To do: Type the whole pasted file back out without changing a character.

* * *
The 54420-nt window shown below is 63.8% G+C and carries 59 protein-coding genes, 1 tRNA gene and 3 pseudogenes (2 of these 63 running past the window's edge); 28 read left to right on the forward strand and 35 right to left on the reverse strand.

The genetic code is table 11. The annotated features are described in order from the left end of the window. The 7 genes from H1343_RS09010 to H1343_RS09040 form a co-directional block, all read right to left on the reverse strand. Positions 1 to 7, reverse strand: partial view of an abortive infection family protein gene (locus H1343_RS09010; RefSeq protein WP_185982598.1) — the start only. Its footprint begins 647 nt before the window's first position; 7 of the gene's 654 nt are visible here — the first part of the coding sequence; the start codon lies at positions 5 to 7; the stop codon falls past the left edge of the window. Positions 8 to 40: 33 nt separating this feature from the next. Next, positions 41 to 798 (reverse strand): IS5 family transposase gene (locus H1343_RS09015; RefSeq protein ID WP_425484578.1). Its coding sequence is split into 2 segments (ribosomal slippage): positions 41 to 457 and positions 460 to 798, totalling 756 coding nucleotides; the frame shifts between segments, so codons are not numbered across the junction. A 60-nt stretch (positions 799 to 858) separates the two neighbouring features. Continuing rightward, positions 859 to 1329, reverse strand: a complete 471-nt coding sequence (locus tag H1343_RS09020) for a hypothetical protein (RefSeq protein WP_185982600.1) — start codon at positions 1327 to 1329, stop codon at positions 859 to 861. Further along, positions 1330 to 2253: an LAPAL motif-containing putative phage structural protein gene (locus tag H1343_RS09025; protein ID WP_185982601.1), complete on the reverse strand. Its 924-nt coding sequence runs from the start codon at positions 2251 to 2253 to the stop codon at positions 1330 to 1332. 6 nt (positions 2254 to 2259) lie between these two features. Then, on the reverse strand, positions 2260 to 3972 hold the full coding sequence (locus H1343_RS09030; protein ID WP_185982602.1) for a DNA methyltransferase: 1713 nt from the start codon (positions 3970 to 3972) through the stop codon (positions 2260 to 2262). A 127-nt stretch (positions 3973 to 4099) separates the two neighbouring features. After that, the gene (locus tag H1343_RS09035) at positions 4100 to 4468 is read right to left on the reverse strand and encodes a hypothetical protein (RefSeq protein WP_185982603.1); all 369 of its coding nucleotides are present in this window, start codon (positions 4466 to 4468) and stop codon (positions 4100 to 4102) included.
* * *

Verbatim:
The 54420-nt window shown below is 63.8% G+C and carries 59 protein-coding genes, 1 tRNA gene and 3 pseudogenes (2 of these 63 running past the window's edge); 28 read left to right on the forward strand and 35 right to left on the reverse strand.

The genetic code is table 11. The annotated features are described in order from the left end of the window. The 7 genes from H1343_RS09010 to H1343_RS09040 form a co-directional block, all read right to left on the reverse strand. Positions 1 to 7, reverse strand: partial view of an abortive infection family protein gene (locus H1343_RS09010; RefSeq protein WP_185982598.1) — the start only. Its footprint begins 647 nt before the window's first position; 7 of the gene's 654 nt are visible here — the first part of the coding sequence; the start codon lies at positions 5 to 7; the stop codon falls past the left edge of the window. Positions 8 to 40: 33 nt separating this feature from the next. Next, positions 41 to 798 (reverse strand): IS5 family transposase gene (locus H1343_RS09015; RefSeq protein ID WP_425484578.1). Its coding sequence is split into 2 segments (ribosomal slippage): positions 41 to 457 and positions 460 to 798, totalling 756 coding nucleotides; the frame shifts between segments, so codons are not numbered across the junction. A 60-nt stretch (positions 799 to 858) separates the two neighbouring features. Continuing rightward, positions 859 to 1329, reverse strand: a complete 471-nt coding sequence (locus tag H1343_RS09020) for a hypothetical protein (RefSeq protein WP_185982600.1) — start codon at positions 1327 to 1329, stop codon at positions 859 to 861. Further along, positions 1330 to 2253: an LAPAL motif-containing putative phage structural protein gene (locus tag H1343_RS09025; protein ID WP_185982601.1), complete on the reverse strand. Its 924-nt coding sequence runs from the start codon at positions 2251 to 2253 to the stop codon at positions 1330 to 1332. 6 nt (positions 2254 to 2259) lie between these two features. Then, on the reverse strand, positions 2260 to 3972 hold the full coding sequence (locus H1343_RS09030; protein ID WP_185982602.1) for a DNA methyltransferase: 1713 nt from the start codon (positions 3970 to 3972) through the stop codon (positions 2260 to 2262). A 127-nt stretch (positions 3973 to 4099) separates the two neighbouring features. After that, the gene (locus tag H1343_RS09035) at positions 4100 to 4468 is read right to left on the reverse strand and encodes a hypothetical protein (RefSeq protein WP_185982603.1); all 369 of its coding nucleotides are present in this window, start codon (positions 4466 to 4468) and stop codon (positions 4100 to 4102) included.